We’ve participated in numerous activities and initiatives to date, including community cleanups with Keep Austin Beautiful, tree planting events and mulch-spreading initiatives with TreeFolks to protect our environmental resources, and more.
We’ve had the opportunity make a meaningful impact on the communities we serve, in collaboration with the groups and neighbors who have called upon us. We value those trusted partnerships and thank all those who have welcomed our efforts.
If your organization has an event you’d like our support with, such as a park or stream cleanup, or other environmentally educational activity, please contact us!
In Central Texas, our surface and groundwater resources are precious commodities. Stormwater has the potential to carry pollutants from road right of way into Texas's water bodies. That's why the Mobility Authority, through our Storm Water Management Program, is implementing measures to help protect water quality and reduce pollution in stormwater from our roads and road projects.
The Mobility Authority demonstrates its dedication to stormwater management practices through a variety of activities including inspecting our construction projects to reduce sediment, installing water quality ponds to efficiently treat roadside runoff, and utilizing environmentally friendly materials to address snowy and icy winter roads.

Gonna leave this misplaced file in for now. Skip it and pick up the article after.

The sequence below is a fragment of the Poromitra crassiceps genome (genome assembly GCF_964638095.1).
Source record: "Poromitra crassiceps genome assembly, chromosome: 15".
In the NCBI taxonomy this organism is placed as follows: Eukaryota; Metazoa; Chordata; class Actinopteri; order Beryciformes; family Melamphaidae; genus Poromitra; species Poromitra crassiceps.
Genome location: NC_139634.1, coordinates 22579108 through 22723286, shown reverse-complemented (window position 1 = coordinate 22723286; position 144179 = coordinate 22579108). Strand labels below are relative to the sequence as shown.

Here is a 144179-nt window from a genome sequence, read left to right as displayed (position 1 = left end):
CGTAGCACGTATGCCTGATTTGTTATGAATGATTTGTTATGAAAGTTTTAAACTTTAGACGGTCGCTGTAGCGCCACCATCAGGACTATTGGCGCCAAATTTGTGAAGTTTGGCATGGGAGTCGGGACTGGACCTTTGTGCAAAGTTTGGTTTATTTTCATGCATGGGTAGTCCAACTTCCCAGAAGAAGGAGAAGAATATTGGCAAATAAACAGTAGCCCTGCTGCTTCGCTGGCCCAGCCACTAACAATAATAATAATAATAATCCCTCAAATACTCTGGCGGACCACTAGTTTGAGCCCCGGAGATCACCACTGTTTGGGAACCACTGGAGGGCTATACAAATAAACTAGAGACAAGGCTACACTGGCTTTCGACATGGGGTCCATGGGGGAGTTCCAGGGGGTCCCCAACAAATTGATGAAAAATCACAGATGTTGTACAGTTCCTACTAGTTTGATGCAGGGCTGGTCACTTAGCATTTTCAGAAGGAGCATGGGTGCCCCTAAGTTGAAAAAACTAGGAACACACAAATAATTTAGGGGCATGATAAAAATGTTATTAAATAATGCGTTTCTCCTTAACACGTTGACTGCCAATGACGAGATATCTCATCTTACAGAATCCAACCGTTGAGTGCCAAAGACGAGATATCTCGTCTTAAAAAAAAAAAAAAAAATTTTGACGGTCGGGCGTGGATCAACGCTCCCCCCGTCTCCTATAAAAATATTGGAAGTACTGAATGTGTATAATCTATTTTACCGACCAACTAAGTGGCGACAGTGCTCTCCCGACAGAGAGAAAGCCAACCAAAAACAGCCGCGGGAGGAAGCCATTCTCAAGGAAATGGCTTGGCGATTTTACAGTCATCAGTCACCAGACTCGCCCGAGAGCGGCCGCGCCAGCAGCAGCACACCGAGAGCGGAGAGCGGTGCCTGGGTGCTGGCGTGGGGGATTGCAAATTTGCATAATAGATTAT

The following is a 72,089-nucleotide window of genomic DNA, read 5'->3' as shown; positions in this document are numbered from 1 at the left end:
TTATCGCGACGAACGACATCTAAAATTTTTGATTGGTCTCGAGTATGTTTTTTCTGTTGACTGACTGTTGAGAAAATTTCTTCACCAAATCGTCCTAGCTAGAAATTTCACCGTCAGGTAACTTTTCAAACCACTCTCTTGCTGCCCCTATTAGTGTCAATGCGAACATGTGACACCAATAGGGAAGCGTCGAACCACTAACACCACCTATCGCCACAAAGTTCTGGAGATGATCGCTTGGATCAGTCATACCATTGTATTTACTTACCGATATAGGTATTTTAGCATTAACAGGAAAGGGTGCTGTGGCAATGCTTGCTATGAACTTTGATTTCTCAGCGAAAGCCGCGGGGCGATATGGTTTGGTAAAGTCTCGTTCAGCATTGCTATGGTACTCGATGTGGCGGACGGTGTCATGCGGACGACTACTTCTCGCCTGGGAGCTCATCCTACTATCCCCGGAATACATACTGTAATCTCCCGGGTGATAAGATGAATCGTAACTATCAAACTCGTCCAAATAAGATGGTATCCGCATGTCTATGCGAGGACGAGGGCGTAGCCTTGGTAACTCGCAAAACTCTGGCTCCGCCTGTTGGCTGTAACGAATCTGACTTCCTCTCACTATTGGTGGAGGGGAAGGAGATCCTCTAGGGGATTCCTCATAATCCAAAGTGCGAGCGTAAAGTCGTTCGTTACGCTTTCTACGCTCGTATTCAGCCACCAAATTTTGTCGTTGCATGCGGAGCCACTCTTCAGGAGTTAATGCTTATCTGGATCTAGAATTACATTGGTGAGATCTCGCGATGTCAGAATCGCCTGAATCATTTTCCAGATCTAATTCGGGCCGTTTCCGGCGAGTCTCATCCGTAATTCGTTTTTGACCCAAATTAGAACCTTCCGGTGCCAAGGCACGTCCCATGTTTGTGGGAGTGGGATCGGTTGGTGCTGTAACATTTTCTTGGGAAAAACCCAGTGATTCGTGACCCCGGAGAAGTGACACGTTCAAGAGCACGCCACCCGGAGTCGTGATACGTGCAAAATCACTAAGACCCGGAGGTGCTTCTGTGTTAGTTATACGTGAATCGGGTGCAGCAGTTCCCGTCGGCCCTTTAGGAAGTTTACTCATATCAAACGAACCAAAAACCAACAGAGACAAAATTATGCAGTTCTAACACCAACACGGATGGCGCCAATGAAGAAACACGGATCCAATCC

The Mobility Authority Storm Water Management Program reduces pollutants in our stormwater system to improve the quality of water leaving our roadways into local lakes, creeks and rivers. The Storm Water Management Program addresses the following:
- Public Education, Outreach and Involvement
- Illicit Discharge Detection and Elimination
- Construction Site Stormwater Runoff Control
- Post-Construction Stormwater Management in New Development and Redevelopment
- Pollution Prevention and Good Housekeeping for Municipal Operations
If you have input on stormwater management or water quality, or if you have observed a spill or other environmental concern along one of our roadways, We want to hear from you.
We welcome your comments and questions. Give us a call or send us a note and we'll be happy to talk with you!Contact Us